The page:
UW men puts up fight in loss to Pitt
Twenty-five hundred miles from home, the Washington Huskies might finally have found themselves. Officially, it was another road loss as...
Seattle Times staff reporter
PITTSBURGH -- Twenty-five hundred miles from home, the Washington Huskies might finally have found themselves.
Officially, it was another road loss as the Huskies bowed to No. 7-rated Pittsburgh on Saturday at the Petersen Events Center, 65-61, their eighth road defeat in nine games this season.
But unlike a 30-point massacre just two weeks ago at Arizona or similar blowouts at Washington State, UCLA and Gonzaga, this one came down to a missed shot here, a bad bounce there.
"Hopefully we turned a corner today," said UW coach Lorenzo Romar. "I don't think three weeks ago we would have been able to do what we did today. We talk about the hopeful maturation of our team and even in spite of our loss last game against Washington State, I just think we are becoming a better and better basketball team. A few years ago [in February of 2004] we went to North Carolina State and it was a similar game to this [a 77-72 loss]. We came up short but you could just see that this team is starting to jell."
The question is whether that has come in time to save the season. Consecutive 65-61 losses to top 10 teams in four days (the other against WSU) leave UW with a 16-10 overall record and just four regular-season games left.
"I wish we had an additional month," said Romar. "We were right there. I know we weren't able to pull it off, but we were right there."
The Huskies did much of what they wanted against a Pitt team said to be extra motivated after losing at home on Monday to Louisville 66-53, their worst home loss at Petersen, where they are 79-8.
They held Pitt's senior center Aaron Gray to five points, tying a season low. They limited the Panthers to 21-of-58 shooting (36.2 percent) and outrebounded them 42-32.
And they got the ball inside continually to Jon Brockman (13 points) and Spencer Hawes (12), with those two taking more than half of Washington's shots (29 of 56).
"It was just 40 minutes of everyone buying into the system and playing the right way," Hawes said. "I think we are finally growing up."
Ultimately, the season-long bugaboo of turnovers (16 to Pitt's six) cost the Huskies, as well as a 25-8 disadvantage in free-throw attempts that some in the UW camp found particularly frustrating given it had pounded the ball inside all game.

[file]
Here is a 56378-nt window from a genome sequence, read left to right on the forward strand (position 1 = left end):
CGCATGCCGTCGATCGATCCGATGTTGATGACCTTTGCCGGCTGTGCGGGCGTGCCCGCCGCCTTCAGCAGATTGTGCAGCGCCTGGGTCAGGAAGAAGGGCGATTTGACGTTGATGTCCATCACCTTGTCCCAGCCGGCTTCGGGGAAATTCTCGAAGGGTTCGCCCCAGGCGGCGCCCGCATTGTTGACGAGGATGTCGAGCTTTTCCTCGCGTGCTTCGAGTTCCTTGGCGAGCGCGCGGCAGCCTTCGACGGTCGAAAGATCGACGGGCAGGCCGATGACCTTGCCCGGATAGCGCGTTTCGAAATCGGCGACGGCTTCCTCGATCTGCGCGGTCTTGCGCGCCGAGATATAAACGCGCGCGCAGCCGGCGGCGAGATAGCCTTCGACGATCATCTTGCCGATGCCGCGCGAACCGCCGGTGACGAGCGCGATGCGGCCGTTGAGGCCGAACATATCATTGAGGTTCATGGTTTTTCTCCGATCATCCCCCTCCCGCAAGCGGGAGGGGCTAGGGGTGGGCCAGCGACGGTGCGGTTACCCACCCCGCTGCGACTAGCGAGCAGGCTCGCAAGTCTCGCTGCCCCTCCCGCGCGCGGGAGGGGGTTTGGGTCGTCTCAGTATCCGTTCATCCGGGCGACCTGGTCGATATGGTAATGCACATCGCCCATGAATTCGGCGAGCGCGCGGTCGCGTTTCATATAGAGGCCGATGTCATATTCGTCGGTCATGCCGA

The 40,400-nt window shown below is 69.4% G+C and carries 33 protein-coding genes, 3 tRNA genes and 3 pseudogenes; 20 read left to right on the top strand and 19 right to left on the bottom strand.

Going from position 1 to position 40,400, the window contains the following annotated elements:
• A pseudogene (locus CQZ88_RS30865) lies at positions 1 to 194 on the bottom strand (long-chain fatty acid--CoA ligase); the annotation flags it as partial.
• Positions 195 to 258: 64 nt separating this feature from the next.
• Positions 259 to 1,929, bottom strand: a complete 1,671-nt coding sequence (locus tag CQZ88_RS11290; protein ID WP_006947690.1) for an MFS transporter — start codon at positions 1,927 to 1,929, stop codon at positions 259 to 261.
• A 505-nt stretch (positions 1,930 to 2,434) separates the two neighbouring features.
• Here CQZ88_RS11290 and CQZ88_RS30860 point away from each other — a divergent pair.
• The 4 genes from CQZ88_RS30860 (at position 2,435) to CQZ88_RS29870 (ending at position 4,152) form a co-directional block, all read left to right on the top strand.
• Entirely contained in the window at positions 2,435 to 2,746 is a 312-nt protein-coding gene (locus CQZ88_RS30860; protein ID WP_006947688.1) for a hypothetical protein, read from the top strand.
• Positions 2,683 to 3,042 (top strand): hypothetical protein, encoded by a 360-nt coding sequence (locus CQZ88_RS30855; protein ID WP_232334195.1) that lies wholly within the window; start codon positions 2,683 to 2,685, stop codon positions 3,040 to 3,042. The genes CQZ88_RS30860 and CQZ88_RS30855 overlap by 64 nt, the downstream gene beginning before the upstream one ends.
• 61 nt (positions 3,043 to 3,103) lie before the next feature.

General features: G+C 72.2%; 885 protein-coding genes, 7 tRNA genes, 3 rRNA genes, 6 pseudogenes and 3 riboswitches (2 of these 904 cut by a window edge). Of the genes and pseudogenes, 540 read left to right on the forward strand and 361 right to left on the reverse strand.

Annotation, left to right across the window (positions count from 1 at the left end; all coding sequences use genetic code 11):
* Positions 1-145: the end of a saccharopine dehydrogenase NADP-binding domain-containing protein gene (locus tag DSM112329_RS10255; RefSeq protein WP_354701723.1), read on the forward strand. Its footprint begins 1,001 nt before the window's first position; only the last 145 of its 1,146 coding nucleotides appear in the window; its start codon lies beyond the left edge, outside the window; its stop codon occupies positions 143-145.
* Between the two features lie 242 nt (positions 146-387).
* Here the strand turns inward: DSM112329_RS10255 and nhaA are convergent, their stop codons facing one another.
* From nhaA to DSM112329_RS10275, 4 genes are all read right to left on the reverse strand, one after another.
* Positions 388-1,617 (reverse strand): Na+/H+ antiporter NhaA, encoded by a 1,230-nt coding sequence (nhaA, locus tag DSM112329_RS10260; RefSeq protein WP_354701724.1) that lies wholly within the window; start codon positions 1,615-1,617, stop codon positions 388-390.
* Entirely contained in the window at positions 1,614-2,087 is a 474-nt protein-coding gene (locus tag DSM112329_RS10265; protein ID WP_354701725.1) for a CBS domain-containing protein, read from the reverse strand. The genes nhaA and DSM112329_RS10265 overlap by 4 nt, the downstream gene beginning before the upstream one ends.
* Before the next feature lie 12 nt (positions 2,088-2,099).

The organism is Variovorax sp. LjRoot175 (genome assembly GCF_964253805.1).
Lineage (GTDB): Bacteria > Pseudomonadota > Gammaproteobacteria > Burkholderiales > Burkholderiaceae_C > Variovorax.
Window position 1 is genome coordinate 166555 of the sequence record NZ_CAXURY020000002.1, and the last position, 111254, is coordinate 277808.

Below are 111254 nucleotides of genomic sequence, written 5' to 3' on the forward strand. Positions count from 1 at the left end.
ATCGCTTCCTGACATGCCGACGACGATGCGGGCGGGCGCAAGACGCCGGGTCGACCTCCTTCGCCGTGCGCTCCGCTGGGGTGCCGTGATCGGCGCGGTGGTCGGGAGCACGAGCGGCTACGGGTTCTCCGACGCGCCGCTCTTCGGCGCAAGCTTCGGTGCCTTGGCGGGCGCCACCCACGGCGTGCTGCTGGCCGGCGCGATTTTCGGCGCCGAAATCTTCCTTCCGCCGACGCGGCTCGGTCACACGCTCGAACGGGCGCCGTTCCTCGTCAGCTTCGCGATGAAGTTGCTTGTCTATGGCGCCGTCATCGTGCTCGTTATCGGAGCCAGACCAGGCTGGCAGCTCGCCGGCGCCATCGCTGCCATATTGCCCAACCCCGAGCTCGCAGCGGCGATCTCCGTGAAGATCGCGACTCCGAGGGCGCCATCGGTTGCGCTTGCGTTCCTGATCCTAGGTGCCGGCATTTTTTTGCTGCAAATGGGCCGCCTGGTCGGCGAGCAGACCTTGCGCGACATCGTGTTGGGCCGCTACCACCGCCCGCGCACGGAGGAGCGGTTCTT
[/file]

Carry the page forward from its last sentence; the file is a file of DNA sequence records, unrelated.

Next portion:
"Right now it just feels like a loss, a loss that we could have won, a loss like Washington State," said UW forward Jon Brockman. "But I know that once the first emotions settle down, we'll be able to take a lot out of it. For the first time on the road, we played hard. For 40 minutes, we really competed."
Indeed, the Huskies came out the more aggressive team, leading much of the first 16 minutes of the game with Hawes and Brockman controlling the inside and freshman guard Adrian Oliver hitting two three-pointers to finally give UW a presence on the perimeter.
Hawes spent much of the game matched up against Gray. Neither had spectacular numbers for the 20 NBA scouts in attendance, but Hawes might have had the upper hand as he also grabbed a career-high-tying 12 rebounds and had three blocked shots and a team-high four assists.
Pitt used an 11-0 run late in the first half, fueled by seven points from guard Levance Fields, to take a 31-28 halftime lead.
UW led for the last time with 13:24 left on two free throws by Quincy Pondexter. But the Huskies were down just 58-57 with 3:08 left. Then, much like the loss to WSU in which the Huskies went scoreless in the last 3:31, Washington's offense turned cold.
UW missed its next three shots while Pitt got a layin from Gray on the only time all day he beat Hawes for a bucket (his other was a rebound putback) with 2:45 left and two free throws from Fields with 1:39 left. A Hawes putback got UW to 62-59 with 1:24 left.
On Pitt's next possession, Fields missed a jumper with the shot clock winding down, but Panthers forward Sam Young won the battle for the ball, one of the few times the Huskies' rebounding betrayed them.
Ronald Ramon then hit two free throws with 29 seconds left to ice it and put UW's tournament hopes in an even deeper freeze, even if the Huskies finally looked like a tournament worthy team.
"The positive thing we take away from this is that we fought," Oliver said, then looked ahead to next week's trip to Oregon State and Oregon. "It's the first game with a really hostile crowd where we fought and we didn't get blown out, and that has us fired up going into Oregon now."
When vice president of Sub Pop Records Megan Jasper isn't running things at the office, she's working in her garden at her West Seattle home where she and her husband Brian spend time relaxing.